Prison and Planned Parenthood? Prisoners and the Conception of a Right to Procreate.
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The decision to have a child is normally considered a private matter between consenting adults. The state only intervenes if individuals require medical treatment to conceive. The ability to choose if, and indeed when, to have children is recognised as an important human right. In contrast, prisoners inhabit a public space where all decisions regarding procreation are subject to public scrutiny. In the USA, prisoners are completely prohibited from procreating, unless they are granted the privilege of private visits. In contrast, in Dickson, the European Court of Human Rights recognised that prisoners retain all of their convention rights, including the right to a private and family life. Rights can only be restricted if necessary and the restriction must be proportionate to the objective that the state is trying to achieve. This thesis will examine the question of whether prisoners should retain a right to procreate and whether restricting prisoners from procreating should form a part of their punishment. Many characteristics of the Victorian penal regime including isolation from family members and the concept of ‘less-eligibility’ continue to affect how prisoners in England and Wales and the USA are treated. Prohibiting prisoners from procreating is often justified as part of a prisoner’s punishment. Many argue that it is a direct consequence of imprisonment. Alternatively, if one accepts the premise that prisoners retain all of their human rights apart from the right to freedom, then there appears to be little justification for removing their right to procreate in most cases. Removing the right to procreate is in effect an additional method of punishing the offender that is not explicitly stated as part of the prisoner’s sentence and is normally given very little consideration by prison officials or by government authorities.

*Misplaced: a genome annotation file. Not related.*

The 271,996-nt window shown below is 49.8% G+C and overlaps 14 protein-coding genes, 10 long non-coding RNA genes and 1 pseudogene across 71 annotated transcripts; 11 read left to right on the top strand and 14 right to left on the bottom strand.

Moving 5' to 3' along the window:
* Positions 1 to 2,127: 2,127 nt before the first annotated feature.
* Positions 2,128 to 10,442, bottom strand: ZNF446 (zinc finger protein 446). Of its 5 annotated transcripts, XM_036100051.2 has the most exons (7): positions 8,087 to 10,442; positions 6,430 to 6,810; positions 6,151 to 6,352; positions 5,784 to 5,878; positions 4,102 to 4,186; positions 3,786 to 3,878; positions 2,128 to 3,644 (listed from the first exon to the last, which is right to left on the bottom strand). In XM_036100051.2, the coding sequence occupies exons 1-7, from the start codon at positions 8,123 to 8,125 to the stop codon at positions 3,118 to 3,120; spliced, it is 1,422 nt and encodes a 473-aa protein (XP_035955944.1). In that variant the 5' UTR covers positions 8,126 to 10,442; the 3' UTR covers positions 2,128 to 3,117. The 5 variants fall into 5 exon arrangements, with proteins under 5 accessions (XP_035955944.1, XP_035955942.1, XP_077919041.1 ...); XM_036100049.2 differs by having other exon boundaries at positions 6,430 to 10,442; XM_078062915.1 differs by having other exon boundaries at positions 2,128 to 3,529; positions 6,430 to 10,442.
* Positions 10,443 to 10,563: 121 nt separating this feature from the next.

- Theses